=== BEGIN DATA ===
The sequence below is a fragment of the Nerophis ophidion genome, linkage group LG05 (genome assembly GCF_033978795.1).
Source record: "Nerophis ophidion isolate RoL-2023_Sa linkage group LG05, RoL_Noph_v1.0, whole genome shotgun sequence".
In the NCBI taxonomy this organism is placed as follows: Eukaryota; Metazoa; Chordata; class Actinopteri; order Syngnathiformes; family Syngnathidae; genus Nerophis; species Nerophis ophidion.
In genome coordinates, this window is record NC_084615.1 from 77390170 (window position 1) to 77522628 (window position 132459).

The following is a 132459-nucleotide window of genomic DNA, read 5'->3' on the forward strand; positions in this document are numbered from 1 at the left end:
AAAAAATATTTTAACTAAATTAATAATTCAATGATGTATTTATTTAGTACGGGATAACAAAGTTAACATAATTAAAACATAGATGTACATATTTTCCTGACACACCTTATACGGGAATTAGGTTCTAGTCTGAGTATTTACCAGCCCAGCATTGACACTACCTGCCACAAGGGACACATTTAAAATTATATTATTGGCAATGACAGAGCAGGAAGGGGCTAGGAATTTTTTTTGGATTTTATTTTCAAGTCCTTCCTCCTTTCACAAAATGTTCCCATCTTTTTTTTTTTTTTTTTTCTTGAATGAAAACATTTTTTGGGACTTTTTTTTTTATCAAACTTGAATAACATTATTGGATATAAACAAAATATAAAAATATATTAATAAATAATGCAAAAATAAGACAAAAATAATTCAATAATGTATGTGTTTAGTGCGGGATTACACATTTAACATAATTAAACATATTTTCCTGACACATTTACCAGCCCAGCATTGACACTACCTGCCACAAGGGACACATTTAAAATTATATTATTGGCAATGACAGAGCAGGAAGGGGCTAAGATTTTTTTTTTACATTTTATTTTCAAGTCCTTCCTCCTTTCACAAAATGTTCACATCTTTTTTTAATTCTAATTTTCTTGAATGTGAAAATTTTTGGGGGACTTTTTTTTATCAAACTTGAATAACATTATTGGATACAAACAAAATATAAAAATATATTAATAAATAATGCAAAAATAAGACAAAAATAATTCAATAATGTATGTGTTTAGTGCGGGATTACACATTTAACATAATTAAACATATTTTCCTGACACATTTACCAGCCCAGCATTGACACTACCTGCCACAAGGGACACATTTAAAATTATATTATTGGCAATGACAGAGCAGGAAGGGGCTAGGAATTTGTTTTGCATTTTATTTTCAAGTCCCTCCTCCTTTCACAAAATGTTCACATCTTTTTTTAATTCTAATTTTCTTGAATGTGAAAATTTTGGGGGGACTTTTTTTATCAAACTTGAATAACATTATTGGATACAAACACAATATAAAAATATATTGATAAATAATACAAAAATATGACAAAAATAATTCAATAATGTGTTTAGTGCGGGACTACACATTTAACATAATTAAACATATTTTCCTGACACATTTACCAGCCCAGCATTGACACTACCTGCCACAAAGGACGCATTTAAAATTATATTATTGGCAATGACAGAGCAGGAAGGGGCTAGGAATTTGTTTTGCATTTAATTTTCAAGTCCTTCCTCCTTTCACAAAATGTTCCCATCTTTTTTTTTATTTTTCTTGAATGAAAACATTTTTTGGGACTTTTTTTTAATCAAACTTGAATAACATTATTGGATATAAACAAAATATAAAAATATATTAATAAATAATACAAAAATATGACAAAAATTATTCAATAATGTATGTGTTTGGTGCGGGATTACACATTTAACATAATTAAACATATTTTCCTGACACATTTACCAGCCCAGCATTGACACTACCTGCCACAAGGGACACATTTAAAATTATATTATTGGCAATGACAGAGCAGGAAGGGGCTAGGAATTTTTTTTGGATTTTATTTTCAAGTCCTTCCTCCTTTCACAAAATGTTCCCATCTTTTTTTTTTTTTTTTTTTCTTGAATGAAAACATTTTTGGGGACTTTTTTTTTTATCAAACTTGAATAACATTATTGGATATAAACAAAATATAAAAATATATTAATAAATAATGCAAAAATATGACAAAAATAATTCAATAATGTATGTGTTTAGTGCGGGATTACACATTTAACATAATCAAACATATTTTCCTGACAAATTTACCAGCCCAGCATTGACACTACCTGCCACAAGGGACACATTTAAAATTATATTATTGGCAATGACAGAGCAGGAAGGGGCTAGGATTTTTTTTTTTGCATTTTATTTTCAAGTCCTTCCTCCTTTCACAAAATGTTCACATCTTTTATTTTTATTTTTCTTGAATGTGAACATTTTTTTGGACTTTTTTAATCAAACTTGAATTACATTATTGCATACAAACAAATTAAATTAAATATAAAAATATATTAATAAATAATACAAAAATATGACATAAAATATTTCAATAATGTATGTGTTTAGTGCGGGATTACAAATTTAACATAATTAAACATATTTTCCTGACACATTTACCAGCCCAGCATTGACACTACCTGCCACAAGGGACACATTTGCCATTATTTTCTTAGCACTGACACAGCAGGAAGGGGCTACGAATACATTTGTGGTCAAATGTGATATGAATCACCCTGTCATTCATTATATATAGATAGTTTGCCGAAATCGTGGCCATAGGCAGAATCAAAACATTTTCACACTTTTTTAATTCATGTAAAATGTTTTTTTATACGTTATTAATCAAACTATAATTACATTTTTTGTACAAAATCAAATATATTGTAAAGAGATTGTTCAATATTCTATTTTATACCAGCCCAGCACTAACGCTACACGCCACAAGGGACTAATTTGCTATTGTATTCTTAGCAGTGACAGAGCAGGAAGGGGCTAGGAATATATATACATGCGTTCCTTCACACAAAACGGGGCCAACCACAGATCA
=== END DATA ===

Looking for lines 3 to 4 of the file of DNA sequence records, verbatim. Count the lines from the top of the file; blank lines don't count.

In the NCBI taxonomy this organism is placed as follows: Eukaryota; Metazoa; Chordata; class Actinopteri; order Syngnathiformes; family Syngnathidae; genus Nerophis; species Nerophis ophidion.
In genome coordinates, this window is record NC_084615.1 from 77390170 (window position 1) to 77522628 (window position 132459).